Every now and then we like to take a break from all the words and just post some numbers. And some words describing the numbers, as otherwise it would just be a whole bunch of numbers with no context, which would be really weird. Big Numbers is a weekly feature on Pass it to Bulis in which we identify the numbers and statistics that really matter or, frequently, the ones that don’t matter at all but are still pretty interesting.
In honour of the home stretch, with the Canucks having just nine games remaining until the end of the year, all of today’s numbers will be under 10.
2 | The Canucks’ current winning streak, tying their longest winning streak of 2014. Granted, it came again noticeably non-playoff opponents in the Sabres and Predators, but it’s a start.
5 | Games remaining against former Northwest Division opponents. Time was, contests versus the likes of the Avalanche, Wild, Oilers, and Flames were easy wins for the Canucks. In order for the Canucks to make the playoffs, which, again, is unlikely, they’ll have to do what they’ve done for years before: rack up the points against these four teams. If Vancouver came make like old time’s sake, they have a fighting chance. Otherwise, they may be eliminated by their former division rivals, in a grand stroke of irony.
3 | That said, the Canucks also have three games remaining against California teams, and here they’ll need to break some new ground. Vancouver plays the Anaheim Ducks twice, and the LA Kings once, and it’s probably safe to say that if they don’t come away from this trio of games with at least five points, they’ll be completely finished. That’s a tall order, since they’ve got just one win in 11 games against LA, Anaheim, and San Jose, and it didn’t come against either LA or Anaheim.
3 | Vancouver’s goals per game over their last seven. Quietly, the team has remembered how to score goals again, notching 21 since the collapse versus the Islanders. It’s probably too little too late, and it probably helped that, of the seven teams, only Tampa Bay wasn’t among the bottom 10 teams in goals against per game, but still, it’s something. The Canuck offence is showing some signs of life.
9th | The Canucks’ Corsi and Fenwick percentages at even-strength with the score close. Still. In terms of possession, they’ve been a top-10 team in the NHL all year long, which normally bodes well for a team’s chances of making the postseason. Their downfall, of course, has been that they haven’t been able to turn their superior zone time into superior goal totals. But now that they’re starting to score a little, I’d give them a fighting chance in the two games against Anaheim, who are actually a mid-level possession club.
2.8% | The Canucks’ chances of making the postseason, down one tenth of a per cent from last week in this space. But fret not. They’re actually up from 1.4%, which is where they sat after the loss to the Lightning. And with some favourable outcomes on Monday night — a Winnipeg win over Dallas, say — the Canucks could gain a whole percentage point and wake up tomorrow with a 3.8% chance at the dance.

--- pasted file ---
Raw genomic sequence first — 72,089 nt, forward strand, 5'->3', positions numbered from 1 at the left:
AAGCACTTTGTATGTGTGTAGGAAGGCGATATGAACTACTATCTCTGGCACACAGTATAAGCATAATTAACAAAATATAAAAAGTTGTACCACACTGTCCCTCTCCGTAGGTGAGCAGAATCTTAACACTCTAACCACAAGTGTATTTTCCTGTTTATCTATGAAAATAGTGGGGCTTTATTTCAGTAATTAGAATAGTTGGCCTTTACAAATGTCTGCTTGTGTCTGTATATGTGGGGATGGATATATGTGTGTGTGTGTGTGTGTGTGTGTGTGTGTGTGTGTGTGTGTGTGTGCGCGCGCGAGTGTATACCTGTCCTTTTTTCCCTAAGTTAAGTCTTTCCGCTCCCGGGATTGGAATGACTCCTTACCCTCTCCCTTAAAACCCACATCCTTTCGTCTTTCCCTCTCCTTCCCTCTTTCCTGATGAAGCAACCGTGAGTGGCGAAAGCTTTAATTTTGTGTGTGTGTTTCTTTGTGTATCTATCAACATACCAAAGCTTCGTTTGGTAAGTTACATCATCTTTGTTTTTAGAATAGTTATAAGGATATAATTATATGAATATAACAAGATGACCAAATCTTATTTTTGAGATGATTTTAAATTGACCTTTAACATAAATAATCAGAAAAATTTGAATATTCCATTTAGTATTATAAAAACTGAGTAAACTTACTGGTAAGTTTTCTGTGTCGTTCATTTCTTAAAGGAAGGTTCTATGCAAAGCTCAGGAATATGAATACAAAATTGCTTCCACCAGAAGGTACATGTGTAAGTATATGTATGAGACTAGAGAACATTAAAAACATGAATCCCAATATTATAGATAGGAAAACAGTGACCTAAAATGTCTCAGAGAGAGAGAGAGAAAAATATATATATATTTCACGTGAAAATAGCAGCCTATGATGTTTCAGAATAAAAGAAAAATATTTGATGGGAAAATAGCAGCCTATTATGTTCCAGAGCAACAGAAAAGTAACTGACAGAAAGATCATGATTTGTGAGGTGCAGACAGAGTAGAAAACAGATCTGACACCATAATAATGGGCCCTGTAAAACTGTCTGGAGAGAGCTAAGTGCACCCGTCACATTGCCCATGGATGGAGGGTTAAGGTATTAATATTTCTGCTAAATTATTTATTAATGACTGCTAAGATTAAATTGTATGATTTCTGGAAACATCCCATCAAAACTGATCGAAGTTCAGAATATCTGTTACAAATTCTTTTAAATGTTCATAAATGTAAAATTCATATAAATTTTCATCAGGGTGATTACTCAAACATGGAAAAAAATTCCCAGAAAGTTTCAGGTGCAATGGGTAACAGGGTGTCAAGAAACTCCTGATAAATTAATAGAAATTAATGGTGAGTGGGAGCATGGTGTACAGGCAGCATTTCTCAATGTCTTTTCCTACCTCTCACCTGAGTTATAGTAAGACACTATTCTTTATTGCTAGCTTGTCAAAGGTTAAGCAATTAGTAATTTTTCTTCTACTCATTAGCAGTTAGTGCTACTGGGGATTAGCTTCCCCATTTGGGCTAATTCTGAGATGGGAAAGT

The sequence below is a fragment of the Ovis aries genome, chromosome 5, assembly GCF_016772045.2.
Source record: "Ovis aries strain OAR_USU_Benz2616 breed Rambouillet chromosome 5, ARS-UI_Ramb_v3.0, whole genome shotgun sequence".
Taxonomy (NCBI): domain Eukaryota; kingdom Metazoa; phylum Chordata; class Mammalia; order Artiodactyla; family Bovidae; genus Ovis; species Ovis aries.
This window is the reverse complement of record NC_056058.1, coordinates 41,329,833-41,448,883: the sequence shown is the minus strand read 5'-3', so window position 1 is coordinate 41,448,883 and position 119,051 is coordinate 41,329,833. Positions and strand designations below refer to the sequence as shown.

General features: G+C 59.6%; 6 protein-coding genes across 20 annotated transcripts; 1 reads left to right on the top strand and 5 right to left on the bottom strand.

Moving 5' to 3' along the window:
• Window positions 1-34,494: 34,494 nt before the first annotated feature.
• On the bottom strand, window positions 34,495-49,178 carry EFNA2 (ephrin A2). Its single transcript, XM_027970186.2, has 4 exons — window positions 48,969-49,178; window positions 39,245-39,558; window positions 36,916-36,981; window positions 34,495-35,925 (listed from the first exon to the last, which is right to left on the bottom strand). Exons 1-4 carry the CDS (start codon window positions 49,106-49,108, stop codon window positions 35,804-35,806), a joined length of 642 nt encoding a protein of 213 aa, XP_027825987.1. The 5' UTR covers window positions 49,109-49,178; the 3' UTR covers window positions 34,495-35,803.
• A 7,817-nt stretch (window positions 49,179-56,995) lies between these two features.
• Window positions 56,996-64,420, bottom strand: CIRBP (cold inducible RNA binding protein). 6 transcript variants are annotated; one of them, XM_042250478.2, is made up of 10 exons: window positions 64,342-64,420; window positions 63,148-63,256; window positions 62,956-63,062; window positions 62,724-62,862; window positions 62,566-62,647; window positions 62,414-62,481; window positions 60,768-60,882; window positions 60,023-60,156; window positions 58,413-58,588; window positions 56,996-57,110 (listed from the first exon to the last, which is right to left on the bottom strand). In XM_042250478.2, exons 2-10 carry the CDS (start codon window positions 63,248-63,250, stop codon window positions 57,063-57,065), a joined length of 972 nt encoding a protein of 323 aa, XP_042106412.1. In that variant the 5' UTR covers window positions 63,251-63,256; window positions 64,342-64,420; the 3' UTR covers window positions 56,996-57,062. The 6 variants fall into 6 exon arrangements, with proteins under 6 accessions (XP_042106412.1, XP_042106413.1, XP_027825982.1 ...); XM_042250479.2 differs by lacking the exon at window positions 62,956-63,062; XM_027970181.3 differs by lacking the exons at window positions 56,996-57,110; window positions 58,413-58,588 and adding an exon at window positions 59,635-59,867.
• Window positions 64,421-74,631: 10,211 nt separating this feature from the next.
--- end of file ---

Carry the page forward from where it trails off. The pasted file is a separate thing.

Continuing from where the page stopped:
2 | This would be the number of games the Canucks have played, post-Olympics, in which they finished the night with two healthy Sedins. It was the first two out of the break. Daniel Sedin was injured in game three, and Henrik Sedin didn’t make it through Daniel’s first game back. John Tortorella said after the Buffalo game that, just once, he’d like to see an injury to one of his bottom-six forwards, and I don’t think he was joking. If he could guarantee the health of his top line the rest of the way, I’m pretty sure he’d throw Zac Dalpe into a volcano.
2 | Empty-net goals for the Canucks this season, a league-low. They were scored by Jason Garrison and Henrik Sedin. If you ask me, this is the Canucks’ real problem. With Boston, Colorado, Philadelphia, Montreal, and LA taking up the top five spots in the category, it’s clear that good teams score empty-net goals. If the Canucks don’t make the playoffs, I think we can probably point to this as their Achilles heel.
.002 |The percentage points separating Roberto Luongo’s even-strength save percentage (.924) from Eddie Lack’s (.922). Meanwhile, Cory Schneider boasts a save percentage of .910. None of these are particularly elite numbers, and obviously all goaltending statistics need to be considered within the context of the team, but what it suggests is that Lack is barely a downgrade on Luongo this year, and he’s actually been better than Schneider.
Overall, that is. Not since the trade deadline, where Lack’s save percentage has been a league-worst .876 as he struggles with bad luck and adjusting to increased expectations and workload. But he appears to be sorting that out.
If he does, consider: for all the consternation over the Canucks losing two number ones and finishing the year with Lack, there’s an optimistic argument to be made that the team could survive moving two number ones because they had a third in waiting, and they massively improved their centre depth, got out from under a bad contract, avoided another goalie controversy, and freed up a ton of cap space in doing so.